First Generation College Students
First Generation College Students are the first members of their immediate family to attend college in the United States. Many first generation college students experience unique strengths and challenges in the pursuit of a college education. Many of them may have to learn to adjust to the academic culture while maintaining the culture and traditions of their family of origin. Counseling and Psychological Services (CAPS) is committed to supporting and nurturing students’ intellectual, social, personal, and professional development by maximizing their use of available resources within the university and in the larger community.
Common experiences for First Generation Students
These are some experiences that a counselor may be able to assist you with:
- Adjusting to the university culture and the college environment.
- Time management to meet demands of academic, personal, and family responsibilities.
- Career options or indecision.
- Doubts about graduation.
- Relationship difficulties.
- Talking to family about college.
Get involved on Campus
CAPS recognizes the importance of being involved on campus therefore we encourage students to find events, activities, departments and organizations that interests and serve their needs.
- Visit the UH calendar to learn about events on campus, many are free or offer a student discount.
- Become involved in a student organization or a student activity.
- Familiarize yourself with different campus departments that can address specific concerns, meet specific needs, and offer specialized programs.
The following is an abbreviated list of departments:
- African American Studies
- Asian American Studies Center
- Center for Diversity and Inclusion
- Center for Mexican American Studies
- Center for Students with DisABILITIES
- Challenger Program
- International Student and Scholar Services Office
- Learning Support Services
- LGBT Resource Center
- Office of Registration and Academic Records
- Office of Scholarships and Financial Aid
- UH Cougar Promise
- UH Health Center
- University Career Services
- Urban Experience Program
- Women’s Resource Center
- Writing Center
How can CAPS help me?
Clinicians on staff offer individual, couples, and group counseling to support you in addressing the challenges of college.
If you are feeling overwhelmed, or are experiencing difficulty balancing your academic, social, financial, and family responsibilities, please do not hesitate to contact CAPS; clinicians are trained to assist you in addressing your concerns. For more information regarding seeking CAPS services or to schedule an initial consultation contact 713-743-5454. If you feel more comfortable expressing your concerns in another language, the following languages are spoken at CAPS: Danish, Spanish, Mandarin Chinese, Portuguese and Vietnamese.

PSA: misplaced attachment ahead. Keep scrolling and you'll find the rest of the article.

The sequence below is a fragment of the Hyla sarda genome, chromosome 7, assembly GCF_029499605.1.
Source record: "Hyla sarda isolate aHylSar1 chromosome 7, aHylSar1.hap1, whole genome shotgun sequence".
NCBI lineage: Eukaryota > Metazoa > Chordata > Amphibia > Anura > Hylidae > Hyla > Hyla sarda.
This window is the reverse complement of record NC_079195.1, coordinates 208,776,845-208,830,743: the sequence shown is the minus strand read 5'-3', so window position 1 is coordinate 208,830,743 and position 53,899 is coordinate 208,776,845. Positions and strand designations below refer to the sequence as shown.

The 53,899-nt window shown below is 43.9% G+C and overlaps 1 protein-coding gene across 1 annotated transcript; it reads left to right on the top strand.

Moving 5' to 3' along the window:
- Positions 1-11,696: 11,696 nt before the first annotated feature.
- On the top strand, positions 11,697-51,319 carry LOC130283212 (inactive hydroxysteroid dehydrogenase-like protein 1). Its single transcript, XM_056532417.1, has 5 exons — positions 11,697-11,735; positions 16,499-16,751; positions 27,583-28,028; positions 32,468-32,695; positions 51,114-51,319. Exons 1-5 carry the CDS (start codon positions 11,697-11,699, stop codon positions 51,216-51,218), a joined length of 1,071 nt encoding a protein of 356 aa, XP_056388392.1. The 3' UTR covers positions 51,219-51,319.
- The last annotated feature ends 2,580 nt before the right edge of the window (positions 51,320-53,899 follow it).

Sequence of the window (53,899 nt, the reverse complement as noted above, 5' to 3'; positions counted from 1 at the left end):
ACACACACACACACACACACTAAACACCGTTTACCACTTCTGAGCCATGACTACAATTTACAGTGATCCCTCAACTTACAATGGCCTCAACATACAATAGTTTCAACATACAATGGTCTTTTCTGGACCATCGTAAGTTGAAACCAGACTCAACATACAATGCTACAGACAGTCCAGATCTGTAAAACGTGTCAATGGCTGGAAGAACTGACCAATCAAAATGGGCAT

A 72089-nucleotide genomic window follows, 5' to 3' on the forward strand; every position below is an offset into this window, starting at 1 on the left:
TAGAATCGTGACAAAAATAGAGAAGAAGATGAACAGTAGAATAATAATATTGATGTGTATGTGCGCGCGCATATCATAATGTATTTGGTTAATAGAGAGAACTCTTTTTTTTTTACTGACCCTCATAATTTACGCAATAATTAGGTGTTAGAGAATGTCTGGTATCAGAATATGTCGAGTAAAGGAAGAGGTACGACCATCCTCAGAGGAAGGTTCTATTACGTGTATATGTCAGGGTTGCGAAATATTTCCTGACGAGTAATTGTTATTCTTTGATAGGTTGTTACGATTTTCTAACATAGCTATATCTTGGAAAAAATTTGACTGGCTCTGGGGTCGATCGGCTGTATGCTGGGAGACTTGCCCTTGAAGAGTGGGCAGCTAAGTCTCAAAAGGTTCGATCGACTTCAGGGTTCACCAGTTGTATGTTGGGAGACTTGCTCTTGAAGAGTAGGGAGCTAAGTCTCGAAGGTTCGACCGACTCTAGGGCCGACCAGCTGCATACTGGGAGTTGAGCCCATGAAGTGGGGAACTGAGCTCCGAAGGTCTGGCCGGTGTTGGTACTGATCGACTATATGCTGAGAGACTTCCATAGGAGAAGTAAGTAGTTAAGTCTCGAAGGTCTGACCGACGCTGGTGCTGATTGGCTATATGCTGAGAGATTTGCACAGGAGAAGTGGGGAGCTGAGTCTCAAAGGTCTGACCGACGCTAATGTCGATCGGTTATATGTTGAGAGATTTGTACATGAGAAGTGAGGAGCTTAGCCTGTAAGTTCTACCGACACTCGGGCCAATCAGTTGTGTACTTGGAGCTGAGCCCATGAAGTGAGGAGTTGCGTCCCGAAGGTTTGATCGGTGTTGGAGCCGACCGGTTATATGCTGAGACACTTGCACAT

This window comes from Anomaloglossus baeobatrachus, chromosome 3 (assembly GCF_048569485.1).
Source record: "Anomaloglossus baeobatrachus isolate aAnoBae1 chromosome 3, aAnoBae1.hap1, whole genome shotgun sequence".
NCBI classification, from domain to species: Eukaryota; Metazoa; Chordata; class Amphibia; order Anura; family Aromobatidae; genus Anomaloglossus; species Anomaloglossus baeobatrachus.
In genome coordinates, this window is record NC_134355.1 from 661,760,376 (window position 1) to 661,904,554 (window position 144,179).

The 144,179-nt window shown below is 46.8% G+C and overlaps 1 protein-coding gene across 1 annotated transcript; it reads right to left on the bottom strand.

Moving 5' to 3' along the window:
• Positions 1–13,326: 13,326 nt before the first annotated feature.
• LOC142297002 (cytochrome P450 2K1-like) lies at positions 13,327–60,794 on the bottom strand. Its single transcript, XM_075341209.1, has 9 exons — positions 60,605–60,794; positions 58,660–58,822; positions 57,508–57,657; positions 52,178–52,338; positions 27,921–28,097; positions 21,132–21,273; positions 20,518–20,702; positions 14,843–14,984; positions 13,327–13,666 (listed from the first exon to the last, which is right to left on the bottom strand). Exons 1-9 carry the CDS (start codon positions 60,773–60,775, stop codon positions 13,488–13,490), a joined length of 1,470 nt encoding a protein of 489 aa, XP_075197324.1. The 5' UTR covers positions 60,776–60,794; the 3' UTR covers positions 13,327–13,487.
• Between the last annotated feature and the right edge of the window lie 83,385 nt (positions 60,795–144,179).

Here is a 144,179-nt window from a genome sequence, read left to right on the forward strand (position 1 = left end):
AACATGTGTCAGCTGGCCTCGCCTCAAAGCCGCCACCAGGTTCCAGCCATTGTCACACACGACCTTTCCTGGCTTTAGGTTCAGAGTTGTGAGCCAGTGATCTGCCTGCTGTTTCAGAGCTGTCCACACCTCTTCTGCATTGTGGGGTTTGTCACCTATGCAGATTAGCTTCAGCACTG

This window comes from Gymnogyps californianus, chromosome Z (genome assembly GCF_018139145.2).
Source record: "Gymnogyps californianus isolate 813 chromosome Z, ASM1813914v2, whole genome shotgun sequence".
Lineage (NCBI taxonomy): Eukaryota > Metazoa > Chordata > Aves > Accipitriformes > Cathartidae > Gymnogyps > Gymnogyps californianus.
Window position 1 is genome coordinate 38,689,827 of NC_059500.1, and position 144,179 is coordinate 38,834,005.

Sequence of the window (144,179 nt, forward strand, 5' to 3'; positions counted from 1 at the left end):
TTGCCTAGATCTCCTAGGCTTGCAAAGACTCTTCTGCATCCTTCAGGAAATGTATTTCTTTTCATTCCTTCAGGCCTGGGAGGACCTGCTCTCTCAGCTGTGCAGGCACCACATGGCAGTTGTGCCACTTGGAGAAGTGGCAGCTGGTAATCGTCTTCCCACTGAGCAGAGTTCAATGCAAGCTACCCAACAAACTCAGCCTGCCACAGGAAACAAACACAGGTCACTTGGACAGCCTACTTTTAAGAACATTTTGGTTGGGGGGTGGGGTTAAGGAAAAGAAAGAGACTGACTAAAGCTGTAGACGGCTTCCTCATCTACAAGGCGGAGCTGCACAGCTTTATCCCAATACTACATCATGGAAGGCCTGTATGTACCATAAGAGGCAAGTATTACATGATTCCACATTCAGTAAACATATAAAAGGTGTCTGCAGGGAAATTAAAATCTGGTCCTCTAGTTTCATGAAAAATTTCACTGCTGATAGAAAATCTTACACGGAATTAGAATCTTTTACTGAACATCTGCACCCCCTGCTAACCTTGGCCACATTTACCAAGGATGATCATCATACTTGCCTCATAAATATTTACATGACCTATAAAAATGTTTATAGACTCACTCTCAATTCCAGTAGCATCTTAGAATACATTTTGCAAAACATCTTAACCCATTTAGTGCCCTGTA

Current Programming for Fall 2013:
First in the Family Stories
CAPS recognizes the strength, determination and support needed to be the first in the family to graduate from college. The following is a tribute to UH alumni, faculty, staff, and students who are the first members in their families to attend college. The hope is that by sharing “First in the Family” stories students will be encouraged, inspired, and motivated to graduate from college.
*The persons sharing their stories are NOT necessarily CAPS clients.
If you are a first-generation UH alumni, faculty, staff, or current student, please consider sharing your story. The following are the story submission guidelines:
- Writers must be the first-person in their immediate family to attend college in the United States.
- Please include your name and affiliation with UH; share a story that describes your college experiences; the struggles, the victories, the people who helped, and the lessons you learned.
- You may write in a chronological style or a narrative style but please limit your story to a maximum of 1200 words.
- These are some questions that may help you reflect on your experience to write your story:
- What made you want to go to college?
- When did you first realize you wanted to go to college?
- Where there people who said you could or should not go to college?
- Where there people who encouraged or expected you to attend college? How did they support you?
- What was it/is it like to be the first in your family to attend college?
- What experience was the most difficult, important, funniest, oddest, most helpful, or most memorable?
- What advice do you have for other first in the family/first generation college students?
- Anything else you want to share?
Please e-mail your story, in a word document, to Dr. Carolina Jimenez.
*Please note that not all submissions will be used and if selected you agree to grant copyright to UH to share your story on the CAPS website. The stories may be edited for content, clarity and length.